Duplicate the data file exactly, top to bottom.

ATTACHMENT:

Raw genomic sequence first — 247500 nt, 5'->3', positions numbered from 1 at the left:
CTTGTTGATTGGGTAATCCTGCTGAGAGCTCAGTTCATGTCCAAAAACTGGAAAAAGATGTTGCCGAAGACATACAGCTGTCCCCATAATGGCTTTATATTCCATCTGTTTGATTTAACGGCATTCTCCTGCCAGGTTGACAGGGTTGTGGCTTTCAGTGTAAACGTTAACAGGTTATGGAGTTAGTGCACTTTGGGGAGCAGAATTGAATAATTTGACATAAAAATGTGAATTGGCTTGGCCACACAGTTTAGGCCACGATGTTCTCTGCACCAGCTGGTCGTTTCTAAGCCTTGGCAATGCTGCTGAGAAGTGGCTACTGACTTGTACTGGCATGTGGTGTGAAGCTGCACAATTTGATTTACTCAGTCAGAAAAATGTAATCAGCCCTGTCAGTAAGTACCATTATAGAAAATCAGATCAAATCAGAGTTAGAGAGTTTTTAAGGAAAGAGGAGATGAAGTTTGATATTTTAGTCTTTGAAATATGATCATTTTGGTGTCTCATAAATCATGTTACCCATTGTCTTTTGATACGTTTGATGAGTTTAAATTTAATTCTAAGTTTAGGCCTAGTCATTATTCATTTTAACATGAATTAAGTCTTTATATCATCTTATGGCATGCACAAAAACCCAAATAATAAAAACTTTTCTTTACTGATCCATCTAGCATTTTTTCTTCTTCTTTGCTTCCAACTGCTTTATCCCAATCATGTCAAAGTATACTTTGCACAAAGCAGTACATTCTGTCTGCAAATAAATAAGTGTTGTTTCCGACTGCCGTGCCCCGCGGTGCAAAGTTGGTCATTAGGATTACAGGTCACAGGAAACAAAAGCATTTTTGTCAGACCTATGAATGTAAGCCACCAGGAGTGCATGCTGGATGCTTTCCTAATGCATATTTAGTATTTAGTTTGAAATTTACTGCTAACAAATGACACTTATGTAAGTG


Raw genomic sequence first — 247500 nt, 5'->3', positions numbered from 1 at the left:
CTTGTTGATTGGGTAATCCTGCTGAGAGCTCAGTTCATGTCCAAAAACTGGAAAAAGATGTTGCCGAAGACATACAGCTGTCCCCATAATGGCTTTATATTCCATCTGTTTGATTTAACGGCATTCTCCTGCCAGGTTGACAGGGTTGTGGCTTTCAGTGTAAACGTTAACAGGTTATGGAGTTAGTGCACTTTGGGGAGCAGAATTGAATAATTTGACATAAAAATGTGAATTGGCTTGGCCACACAGTTTAGGCCACGATGTTCTCTGCACCAGCTGGTCGTTTCTAAGCCTTGGCAATGCTGCTGAGAAGTGGCTACTGACTTGTACTGGCATGTGGTGTGAAGCTGCACAATTTGATTTACTCAGTCAGAAAAATGTAATCAGCCCTGTCAGTAAGTACCATTATAGAAAATCAGATCAAATCAGAGTTAGAGAGTTTTTAAGGAAAGAGGAGATGAAGTTTGATATTTTAGTCTTTGAAATATGATCATTTTGGTGTCTCATAAATCATGTTACCCATTGTCTTTTGATACGTTTGATGAGTTTAAATTTAATTCTAAGTTTAGGCCTAGTCATTATTCATTTTAACATGAATTAAGTCTTTATATCATCTTATGGCATGCACAAAAACCCAAATAATAAAAACTTTTCTTTACTGATCCATCTAGCATTTTTTCTTCTTCTTTGCTTCCAACTGCTTTATCCCAATCATGTCAAAGTATACTTTGCACAAAGCAGTACATTCTGTCTGCAAATAAATAAGTGTTGTTTCCGACTGCCGTGCCCCGCGGTGCAAAGTTGGTCATTAGGATTACAGGTCACAGGAAACAAAAGCATTTTTGTCAGACCTATGAATGTAAGCCACCAGGAGTGCATGCTGGATGCTTTCCTAATGCATATTTAGTATTTAGTTTGAAATTTACTGCTAACAAATGACACTTATGTAAGTG